Whilst most families travel during the holidays, the Lambert family have been doing things a bit differently.
The Naracoorte Herald reports, as the kids happily hang out at the local playground, their father Rikki is deep into his political campaign. He has been touring rural South Australia to let people know that he will be working in their best interests if elected as a Senator for the Australian Conservatives.
“I was speaking to a voter in the Riverland, and he was telling me that his neighbour recently sold his property to a Chinese investor,” Mr Lambert said over a coffee at the Kincraig Hotel.
“And this man noticed that soon, there were CCTV cameras, some of which could look into his property.
“He asked me, ‘How can they do this? How is this allowed?'”
‘They’ being the Australian government, with Mr Lambert firm in his belief that more should be done to stop Chinese corporations from buying up land.
Mr Lambert is aware that a statement like this instantly causes cries of ‘Sinophobia’ from political parties that lean left, but he takes great pains to point out why he and others are concerned about our neighbours purchasing resources.
“If we (Australians) want to buy land in say, Britain, the United States, Canada, etcetera, we’re allowed to, and they’re allowed to buy land here,” he explains.
“But we’re not allowed to buy land in China. Why?”
The key concern that Mr Lambert and the Australian Conservatives have with Chinese businesses owning Australian land is that many of them are in fact state-owned enterprises, or companies where the government has a majority interest.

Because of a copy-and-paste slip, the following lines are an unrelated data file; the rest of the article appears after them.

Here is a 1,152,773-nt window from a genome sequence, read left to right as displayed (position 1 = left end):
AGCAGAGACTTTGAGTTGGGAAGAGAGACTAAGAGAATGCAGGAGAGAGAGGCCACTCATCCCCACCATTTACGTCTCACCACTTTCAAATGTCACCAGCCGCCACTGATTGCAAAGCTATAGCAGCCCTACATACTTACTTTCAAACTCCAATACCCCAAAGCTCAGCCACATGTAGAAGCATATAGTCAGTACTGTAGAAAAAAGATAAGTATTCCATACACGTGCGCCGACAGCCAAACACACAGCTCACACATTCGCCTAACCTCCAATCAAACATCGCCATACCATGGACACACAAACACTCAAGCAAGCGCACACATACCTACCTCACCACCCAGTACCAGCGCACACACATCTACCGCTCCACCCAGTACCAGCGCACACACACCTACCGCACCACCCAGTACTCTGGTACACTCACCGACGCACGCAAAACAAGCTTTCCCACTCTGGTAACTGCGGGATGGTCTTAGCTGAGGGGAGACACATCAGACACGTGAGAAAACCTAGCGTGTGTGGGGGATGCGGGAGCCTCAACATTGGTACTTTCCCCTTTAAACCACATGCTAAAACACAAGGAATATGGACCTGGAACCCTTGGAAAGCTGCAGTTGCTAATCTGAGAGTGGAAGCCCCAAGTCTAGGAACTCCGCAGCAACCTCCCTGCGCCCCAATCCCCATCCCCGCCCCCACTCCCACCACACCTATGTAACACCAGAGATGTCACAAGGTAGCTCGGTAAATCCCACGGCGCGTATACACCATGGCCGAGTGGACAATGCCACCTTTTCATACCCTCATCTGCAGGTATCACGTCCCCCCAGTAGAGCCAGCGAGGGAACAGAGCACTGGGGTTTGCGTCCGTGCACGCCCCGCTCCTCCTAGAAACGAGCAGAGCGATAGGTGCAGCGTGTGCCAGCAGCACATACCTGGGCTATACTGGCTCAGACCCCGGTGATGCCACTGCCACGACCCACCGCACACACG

“This is effectively another government buying our water resources and food supplies. We (the Australian Conservatives) are not totally against China purchasing land, but we would like to see policies that have Australians still own a majority stake in purchases – that China and Australia need to work in partnerships,” he said.
As Mr Lambert is a lawyer by trade, it might be hard to grasp at first as to why he cares so much about agriculturalists in regional communities. But rather than being a city slicker, or one of the “Eastern overlords” as he refers to politicians who cling to their rich coastal seats, Mr Lambert grew up in the humble town of Berri.
As an Australian Conservative Mr Lambert will be fighting for more young people to get jobs in trades, keeping skills in local communities and fighting against ‘the brain drain’.
“We want to shake up the approach to education. It’s still very clear that university is considered ‘first prize’, whilst TAFE and apprenticeships are considered ‘second prize’,” Mr Lambert said.
“But apprentices and those with a trade earn money sooner, and are successful business people. Many university graduates meanwhile still don’t have a job, and have a HELP debt.”
As part of their plan for more apprenticeships, the Australian Conservatives want to make it easier for businesses to hire young people by removing bureaucratic red tape.
The Australian Conservatives also want better aged care facilities for our senior population, and welcomed the Aged Care Royal Commission.
They also want to improve the infrastructure of rural Australia, including more affordable housing, and more skilled healthcare staff in hospitals.
“We (the Conservatives) are critical when governments have a city-centric focus,” Mr Lambert explained.